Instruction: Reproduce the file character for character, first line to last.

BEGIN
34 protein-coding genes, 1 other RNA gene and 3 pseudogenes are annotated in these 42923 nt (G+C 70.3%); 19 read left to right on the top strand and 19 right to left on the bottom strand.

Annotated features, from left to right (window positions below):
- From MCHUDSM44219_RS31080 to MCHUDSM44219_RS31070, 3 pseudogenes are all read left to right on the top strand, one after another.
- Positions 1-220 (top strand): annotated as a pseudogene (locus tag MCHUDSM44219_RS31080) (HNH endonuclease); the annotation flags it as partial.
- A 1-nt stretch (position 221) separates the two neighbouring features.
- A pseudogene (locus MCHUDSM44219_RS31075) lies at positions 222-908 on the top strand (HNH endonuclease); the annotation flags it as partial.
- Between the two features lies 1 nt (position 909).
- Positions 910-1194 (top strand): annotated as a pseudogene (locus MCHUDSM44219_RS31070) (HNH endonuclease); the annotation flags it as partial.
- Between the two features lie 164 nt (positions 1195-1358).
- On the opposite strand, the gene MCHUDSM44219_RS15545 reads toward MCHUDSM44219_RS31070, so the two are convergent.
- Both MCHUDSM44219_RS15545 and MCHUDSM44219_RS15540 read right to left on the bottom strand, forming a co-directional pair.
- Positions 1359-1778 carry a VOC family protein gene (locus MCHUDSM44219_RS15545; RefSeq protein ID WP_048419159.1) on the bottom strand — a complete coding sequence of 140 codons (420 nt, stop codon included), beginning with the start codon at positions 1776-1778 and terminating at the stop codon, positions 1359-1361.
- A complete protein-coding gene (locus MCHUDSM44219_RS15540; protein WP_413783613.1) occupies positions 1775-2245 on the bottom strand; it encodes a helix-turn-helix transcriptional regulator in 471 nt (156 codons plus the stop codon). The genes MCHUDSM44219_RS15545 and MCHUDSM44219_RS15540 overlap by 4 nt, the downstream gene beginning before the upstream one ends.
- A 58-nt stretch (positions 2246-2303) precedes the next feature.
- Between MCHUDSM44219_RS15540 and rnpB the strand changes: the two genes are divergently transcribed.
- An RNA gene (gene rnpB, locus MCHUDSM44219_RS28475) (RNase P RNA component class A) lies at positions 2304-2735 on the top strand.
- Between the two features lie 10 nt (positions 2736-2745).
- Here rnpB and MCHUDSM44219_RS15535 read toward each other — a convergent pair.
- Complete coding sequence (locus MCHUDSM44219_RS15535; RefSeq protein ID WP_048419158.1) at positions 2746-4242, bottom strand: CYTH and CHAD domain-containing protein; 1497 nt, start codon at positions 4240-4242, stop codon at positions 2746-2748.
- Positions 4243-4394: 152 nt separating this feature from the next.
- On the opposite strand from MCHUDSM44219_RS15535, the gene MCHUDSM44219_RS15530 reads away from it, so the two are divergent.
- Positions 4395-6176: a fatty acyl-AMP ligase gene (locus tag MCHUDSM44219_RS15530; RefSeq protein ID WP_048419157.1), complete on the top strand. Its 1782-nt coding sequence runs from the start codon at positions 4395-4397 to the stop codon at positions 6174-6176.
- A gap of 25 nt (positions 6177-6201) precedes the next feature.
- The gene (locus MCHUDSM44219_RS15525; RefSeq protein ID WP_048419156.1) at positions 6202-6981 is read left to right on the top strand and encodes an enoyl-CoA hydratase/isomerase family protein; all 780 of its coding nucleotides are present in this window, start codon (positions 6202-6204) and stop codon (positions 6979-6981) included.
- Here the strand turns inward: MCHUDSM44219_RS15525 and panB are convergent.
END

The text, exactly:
34 protein-coding genes, 1 other RNA gene and 3 pseudogenes are annotated in these 42923 nt (G+C 70.3%); 19 read left to right on the top strand and 19 right to left on the bottom strand.

Annotated features, from left to right (window positions below):
- From MCHUDSM44219_RS31080 to MCHUDSM44219_RS31070, 3 pseudogenes are all read left to right on the top strand, one after another.
- Positions 1-220 (top strand): annotated as a pseudogene (locus tag MCHUDSM44219_RS31080) (HNH endonuclease); the annotation flags it as partial.
- A 1-nt stretch (position 221) separates the two neighbouring features.
- A pseudogene (locus MCHUDSM44219_RS31075) lies at positions 222-908 on the top strand (HNH endonuclease); the annotation flags it as partial.
- Between the two features lies 1 nt (position 909).
- Positions 910-1194 (top strand): annotated as a pseudogene (locus MCHUDSM44219_RS31070) (HNH endonuclease); the annotation flags it as partial.
- Between the two features lie 164 nt (positions 1195-1358).
- On the opposite strand, the gene MCHUDSM44219_RS15545 reads toward MCHUDSM44219_RS31070, so the two are convergent.
- Both MCHUDSM44219_RS15545 and MCHUDSM44219_RS15540 read right to left on the bottom strand, forming a co-directional pair.
- Positions 1359-1778 carry a VOC family protein gene (locus MCHUDSM44219_RS15545; RefSeq protein ID WP_048419159.1) on the bottom strand — a complete coding sequence of 140 codons (420 nt, stop codon included), beginning with the start codon at positions 1776-1778 and terminating at the stop codon, positions 1359-1361.
- A complete protein-coding gene (locus MCHUDSM44219_RS15540; protein WP_413783613.1) occupies positions 1775-2245 on the bottom strand; it encodes a helix-turn-helix transcriptional regulator in 471 nt (156 codons plus the stop codon). The genes MCHUDSM44219_RS15545 and MCHUDSM44219_RS15540 overlap by 4 nt, the downstream gene beginning before the upstream one ends.
- A 58-nt stretch (positions 2246-2303) precedes the next feature.
- Between MCHUDSM44219_RS15540 and rnpB the strand changes: the two genes are divergently transcribed.
- An RNA gene (gene rnpB, locus MCHUDSM44219_RS28475) (RNase P RNA component class A) lies at positions 2304-2735 on the top strand.
- Between the two features lie 10 nt (positions 2736-2745).
- Here rnpB and MCHUDSM44219_RS15535 read toward each other — a convergent pair.
- Complete coding sequence (locus MCHUDSM44219_RS15535; RefSeq protein ID WP_048419158.1) at positions 2746-4242, bottom strand: CYTH and CHAD domain-containing protein; 1497 nt, start codon at positions 4240-4242, stop codon at positions 2746-2748.
- Positions 4243-4394: 152 nt separating this feature from the next.
- On the opposite strand from MCHUDSM44219_RS15535, the gene MCHUDSM44219_RS15530 reads away from it, so the two are divergent.
- Positions 4395-6176: a fatty acyl-AMP ligase gene (locus tag MCHUDSM44219_RS15530; RefSeq protein ID WP_048419157.1), complete on the top strand. Its 1782-nt coding sequence runs from the start codon at positions 4395-4397 to the stop codon at positions 6174-6176.
- A gap of 25 nt (positions 6177-6201) precedes the next feature.
- The gene (locus MCHUDSM44219_RS15525; RefSeq protein ID WP_048419156.1) at positions 6202-6981 is read left to right on the top strand and encodes an enoyl-CoA hydratase/isomerase family protein; all 780 of its coding nucleotides are present in this window, start codon (positions 6202-6204) and stop codon (positions 6979-6981) included.
- Here the strand turns inward: MCHUDSM44219_RS15525 and panB are convergent.